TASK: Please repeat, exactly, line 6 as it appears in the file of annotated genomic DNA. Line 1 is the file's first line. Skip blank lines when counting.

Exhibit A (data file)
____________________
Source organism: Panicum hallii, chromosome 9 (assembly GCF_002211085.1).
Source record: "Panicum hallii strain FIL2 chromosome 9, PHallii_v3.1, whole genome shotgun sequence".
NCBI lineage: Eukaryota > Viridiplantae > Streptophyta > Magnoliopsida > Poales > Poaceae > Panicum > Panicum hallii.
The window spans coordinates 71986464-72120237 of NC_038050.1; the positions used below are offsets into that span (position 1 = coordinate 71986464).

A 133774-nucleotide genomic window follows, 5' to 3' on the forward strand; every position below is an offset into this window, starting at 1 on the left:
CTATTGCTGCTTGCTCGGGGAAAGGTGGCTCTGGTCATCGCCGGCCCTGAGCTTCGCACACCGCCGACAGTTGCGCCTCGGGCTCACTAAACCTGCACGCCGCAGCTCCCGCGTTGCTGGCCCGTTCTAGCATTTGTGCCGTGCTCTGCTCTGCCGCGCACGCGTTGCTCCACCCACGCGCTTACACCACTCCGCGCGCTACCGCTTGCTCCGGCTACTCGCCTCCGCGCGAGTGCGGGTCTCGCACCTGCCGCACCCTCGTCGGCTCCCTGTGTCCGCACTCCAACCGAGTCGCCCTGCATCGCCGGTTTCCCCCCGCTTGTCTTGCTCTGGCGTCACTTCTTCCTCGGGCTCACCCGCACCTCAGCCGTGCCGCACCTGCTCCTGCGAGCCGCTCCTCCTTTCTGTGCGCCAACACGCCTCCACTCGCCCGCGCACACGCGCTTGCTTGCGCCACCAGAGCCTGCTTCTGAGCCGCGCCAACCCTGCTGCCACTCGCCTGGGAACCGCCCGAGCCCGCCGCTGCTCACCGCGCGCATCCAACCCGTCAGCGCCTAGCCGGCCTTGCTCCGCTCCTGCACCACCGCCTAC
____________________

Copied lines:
CTATTGCTGCTTGCTCGGGGAAAGGTGGCTCTGGTCATCGCCGGCCCTGAGCTTCGCACACCGCCGACAGTTGCGCCTCGGGCTCACTAAACCTGCACGCCGCAGCTCCCGCGTTGCTGGCCCGTTCTAGCATTTGTGCCGTGCTCTGCTCTGCCGCGCACGCGTTGCTCCACCCACGCGCTTACACCACTCCGCGCGCTACCGCTTGCTCCGGCTACTCGCCTCCGCGCGAGTGCGGGTCTCGCACCTGCCGCACCCTCGTCGGCTCCCTGTGTCCGCACTCCAACCGAGTCGCCCTGCATCGCCGGTTTCCCCCCGCTTGTCTTGCTCTGGCGTCACTTCTTCCTCGGGCTCACCCGCACCTCAGCCGTGCCGCACCTGCTCCTGCGAGCCGCTCCTCCTTTCTGTGCGCCAACACGCCTCCACTCGCCCGCGCACACGCGCTTGCTTGCGCCACCAGAGCCTGCTTCTGAGCCGCGCCAACCCTGCTGCCACTCGCCTGGGAACCGCCCGAGCCCGCCGCTGCTCACCGCGCGCATCCAACCCGTCAGCGCCTAGCCGGCCTTGCTCCGCTCCTGCACCACCGCCTAC